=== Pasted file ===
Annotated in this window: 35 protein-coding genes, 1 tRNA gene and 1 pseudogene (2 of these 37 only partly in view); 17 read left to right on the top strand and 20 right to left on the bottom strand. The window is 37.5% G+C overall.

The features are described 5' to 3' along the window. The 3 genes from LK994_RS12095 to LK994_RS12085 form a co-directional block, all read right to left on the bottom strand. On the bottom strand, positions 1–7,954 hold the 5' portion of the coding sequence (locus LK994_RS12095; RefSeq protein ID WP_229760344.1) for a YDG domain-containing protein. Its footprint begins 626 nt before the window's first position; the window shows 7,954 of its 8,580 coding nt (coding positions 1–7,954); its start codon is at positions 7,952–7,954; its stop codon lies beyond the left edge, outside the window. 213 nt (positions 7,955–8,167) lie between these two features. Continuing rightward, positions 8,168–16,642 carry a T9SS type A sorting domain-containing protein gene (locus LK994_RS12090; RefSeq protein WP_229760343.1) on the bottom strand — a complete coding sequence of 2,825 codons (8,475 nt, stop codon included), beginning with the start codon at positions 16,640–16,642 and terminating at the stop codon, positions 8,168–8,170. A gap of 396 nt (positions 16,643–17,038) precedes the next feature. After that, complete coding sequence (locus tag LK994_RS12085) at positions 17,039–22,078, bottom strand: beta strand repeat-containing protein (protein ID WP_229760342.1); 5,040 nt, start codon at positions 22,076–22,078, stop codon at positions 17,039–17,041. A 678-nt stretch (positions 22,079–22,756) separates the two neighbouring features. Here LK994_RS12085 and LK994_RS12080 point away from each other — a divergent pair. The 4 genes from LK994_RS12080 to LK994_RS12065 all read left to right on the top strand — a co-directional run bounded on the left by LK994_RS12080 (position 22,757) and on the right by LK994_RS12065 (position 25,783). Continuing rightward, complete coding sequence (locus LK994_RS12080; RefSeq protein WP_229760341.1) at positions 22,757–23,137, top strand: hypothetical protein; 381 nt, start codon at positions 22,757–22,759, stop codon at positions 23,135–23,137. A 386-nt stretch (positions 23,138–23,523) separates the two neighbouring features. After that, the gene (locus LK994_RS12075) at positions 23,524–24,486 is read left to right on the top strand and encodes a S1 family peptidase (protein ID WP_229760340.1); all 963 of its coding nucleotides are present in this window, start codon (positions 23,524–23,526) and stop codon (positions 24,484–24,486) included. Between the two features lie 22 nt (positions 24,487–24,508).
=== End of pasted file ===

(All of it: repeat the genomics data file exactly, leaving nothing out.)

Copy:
Annotated in this window: 35 protein-coding genes, 1 tRNA gene and 1 pseudogene (2 of these 37 only partly in view); 17 read left to right on the top strand and 20 right to left on the bottom strand. The window is 37.5% G+C overall.

The features are described 5' to 3' along the window. The 3 genes from LK994_RS12095 to LK994_RS12085 form a co-directional block, all read right to left on the bottom strand. On the bottom strand, positions 1–7,954 hold the 5' portion of the coding sequence (locus LK994_RS12095; RefSeq protein ID WP_229760344.1) for a YDG domain-containing protein. Its footprint begins 626 nt before the window's first position; the window shows 7,954 of its 8,580 coding nt (coding positions 1–7,954); its start codon is at positions 7,952–7,954; its stop codon lies beyond the left edge, outside the window. 213 nt (positions 7,955–8,167) lie between these two features. Continuing rightward, positions 8,168–16,642 carry a T9SS type A sorting domain-containing protein gene (locus LK994_RS12090; RefSeq protein WP_229760343.1) on the bottom strand — a complete coding sequence of 2,825 codons (8,475 nt, stop codon included), beginning with the start codon at positions 16,640–16,642 and terminating at the stop codon, positions 8,168–8,170. A gap of 396 nt (positions 16,643–17,038) precedes the next feature. After that, complete coding sequence (locus tag LK994_RS12085) at positions 17,039–22,078, bottom strand: beta strand repeat-containing protein (protein ID WP_229760342.1); 5,040 nt, start codon at positions 22,076–22,078, stop codon at positions 17,039–17,041. A 678-nt stretch (positions 22,079–22,756) separates the two neighbouring features. Here LK994_RS12085 and LK994_RS12080 point away from each other — a divergent pair. The 4 genes from LK994_RS12080 to LK994_RS12065 all read left to right on the top strand — a co-directional run bounded on the left by LK994_RS12080 (position 22,757) and on the right by LK994_RS12065 (position 25,783). Continuing rightward, complete coding sequence (locus LK994_RS12080; RefSeq protein WP_229760341.1) at positions 22,757–23,137, top strand: hypothetical protein; 381 nt, start codon at positions 22,757–22,759, stop codon at positions 23,135–23,137. A 386-nt stretch (positions 23,138–23,523) separates the two neighbouring features. After that, the gene (locus LK994_RS12075) at positions 23,524–24,486 is read left to right on the top strand and encodes a S1 family peptidase (protein ID WP_229760340.1); all 963 of its coding nucleotides are present in this window, start codon (positions 23,524–23,526) and stop codon (positions 24,484–24,486) included. Between the two features lie 22 nt (positions 24,487–24,508).